After what appeared to be an eternity, the valley widened and the bus stopped at a petrol station. When the bus left the station after refuelling, a teenage boy sat down on an improvised seat next to the driver and this seemed to calm the man down. Later, he let the boy drive the rest of the way to Gilgit. Although the boy’s driving was somewhat
unsteady from lack of experience, the passengers were relieved that the bus was now moving more slowly and carefully.
Next morning, another bus with a few foreigners among the many passengers left Gilgit on the long journey to Rawalpindi. The driver was a man of about 50, clearly very experienced and skilful. But on this trip the road was in very bad condition — and the weather turned worse.
There were scores of spots on the way where rocks of all sizes had fallen from above and very nearly blocked the road. Often the space left between the bigger boulders and the edge of the precipice was just barely wide enough to allow the bus to pass.
Again and again, the bus lurched sideways as it moved slowly over very uneven terrain past big boulders. Some terrified passengers, who saw the gaping abyss come up from below their windows as the heavy vehicle seemed close to the point of rolling over, leaned into the aisle and looked the other way.
At one point, some rocks rolled away from under the wheels of the bus at the edge of the broken road and the driver had to quickly steer the vehicle towards a big pile of boulders away from the precipice. The boulders tore into the side of the bus, causing minor damage, but passengers later congratulated the driver on his presence of mind.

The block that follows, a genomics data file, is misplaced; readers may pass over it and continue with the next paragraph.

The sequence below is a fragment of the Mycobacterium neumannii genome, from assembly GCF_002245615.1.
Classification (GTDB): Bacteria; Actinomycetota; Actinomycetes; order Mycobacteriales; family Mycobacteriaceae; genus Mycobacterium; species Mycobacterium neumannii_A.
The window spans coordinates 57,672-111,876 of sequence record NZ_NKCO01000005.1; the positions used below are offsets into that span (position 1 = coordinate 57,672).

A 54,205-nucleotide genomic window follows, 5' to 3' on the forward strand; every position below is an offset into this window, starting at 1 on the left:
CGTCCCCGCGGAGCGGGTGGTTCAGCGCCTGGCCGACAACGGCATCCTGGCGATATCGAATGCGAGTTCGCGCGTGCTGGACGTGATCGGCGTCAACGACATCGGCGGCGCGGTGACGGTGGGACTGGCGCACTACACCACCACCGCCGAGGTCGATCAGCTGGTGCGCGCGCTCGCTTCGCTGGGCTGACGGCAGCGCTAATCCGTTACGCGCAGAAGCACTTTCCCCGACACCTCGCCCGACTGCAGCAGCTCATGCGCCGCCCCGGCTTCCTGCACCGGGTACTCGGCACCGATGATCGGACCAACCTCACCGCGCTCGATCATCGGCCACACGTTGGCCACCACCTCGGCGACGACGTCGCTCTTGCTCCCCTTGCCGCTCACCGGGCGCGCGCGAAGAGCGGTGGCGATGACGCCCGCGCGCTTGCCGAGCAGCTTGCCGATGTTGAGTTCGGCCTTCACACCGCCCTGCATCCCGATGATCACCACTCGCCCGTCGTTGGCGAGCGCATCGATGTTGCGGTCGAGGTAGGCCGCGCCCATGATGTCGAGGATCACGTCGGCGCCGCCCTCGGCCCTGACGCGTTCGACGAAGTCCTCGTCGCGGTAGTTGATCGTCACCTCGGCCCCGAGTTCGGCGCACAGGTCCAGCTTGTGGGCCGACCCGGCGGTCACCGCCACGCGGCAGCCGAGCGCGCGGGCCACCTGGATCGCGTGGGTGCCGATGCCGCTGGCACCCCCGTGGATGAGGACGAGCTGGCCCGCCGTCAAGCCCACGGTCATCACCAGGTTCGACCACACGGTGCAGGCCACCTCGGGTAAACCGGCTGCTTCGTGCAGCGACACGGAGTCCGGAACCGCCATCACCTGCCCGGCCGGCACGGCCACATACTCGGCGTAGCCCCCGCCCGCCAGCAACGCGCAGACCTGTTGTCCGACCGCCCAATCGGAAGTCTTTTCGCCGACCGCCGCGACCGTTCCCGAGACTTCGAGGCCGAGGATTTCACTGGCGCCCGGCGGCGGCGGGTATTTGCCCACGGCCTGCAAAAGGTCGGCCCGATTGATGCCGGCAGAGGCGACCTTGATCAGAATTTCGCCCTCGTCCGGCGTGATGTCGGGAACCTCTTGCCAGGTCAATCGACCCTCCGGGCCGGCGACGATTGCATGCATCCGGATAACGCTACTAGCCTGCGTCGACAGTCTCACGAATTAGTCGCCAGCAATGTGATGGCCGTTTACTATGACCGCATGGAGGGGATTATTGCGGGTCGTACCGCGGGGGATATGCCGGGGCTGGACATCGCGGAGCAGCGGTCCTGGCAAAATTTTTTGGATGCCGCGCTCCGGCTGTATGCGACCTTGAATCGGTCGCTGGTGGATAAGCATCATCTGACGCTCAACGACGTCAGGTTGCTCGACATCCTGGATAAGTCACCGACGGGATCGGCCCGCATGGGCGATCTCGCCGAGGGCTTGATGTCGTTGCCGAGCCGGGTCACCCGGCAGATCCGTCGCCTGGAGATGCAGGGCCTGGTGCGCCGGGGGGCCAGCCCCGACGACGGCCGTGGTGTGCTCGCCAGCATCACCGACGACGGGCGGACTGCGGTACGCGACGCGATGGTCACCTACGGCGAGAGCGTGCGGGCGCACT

After a seemingly endless series of similar incidents, the passengers felt relieved when the bus crossed a bridge on the Indus, hoping that the worst was over. But then, shortly before dark, it began to rain.
Water is both a boon and a bane in the mountains. Local villagers need it for drinking, cooking, washing and irrigation but it also inevitably brings down boulders and mud, and it causes the landslides that so often obstruct the KKH.
The bus drove on into the night on the wet road, dodging many more fresh rockfalls. In one area, the going was slow over a stretch of at least 20 kilometres where many landslides had completely blocked the KKH for over two weeks in October. The road was still badly scarred and the piles of debris on one side did not allow two vehicles to pass each other along most of this stretch.
After the bus finally crossed the last bridge over the Indus and headed out of the gorge, the driver stepped on the accelerator. As the road was still dangerous, some passengers became concerned that the bus was moving too fast. An Australian woman expressed her worries to a Pakistani passenger who translated for the driver.
After more than 12 hours on the KKH the driver was clearly becoming tired and it seemed that he was accelerating because he was afraid to fall asleep. There were a few more hair-raising moments when the driver nearly seemed to lose control of the bus in dangerous curves. But he finally stopped and allowed a younger colleague to drive the rest of the way to Rawalpindi.
It is by braving such a danger-filled winter journey on the KKH that one can learn to appreciate the remarkable feat that the building of this road represented. One can also easily understand how the KKH claimed at least 500 lives during the 20-odd years of its construction and many hundreds more in the last eight years since it was opened.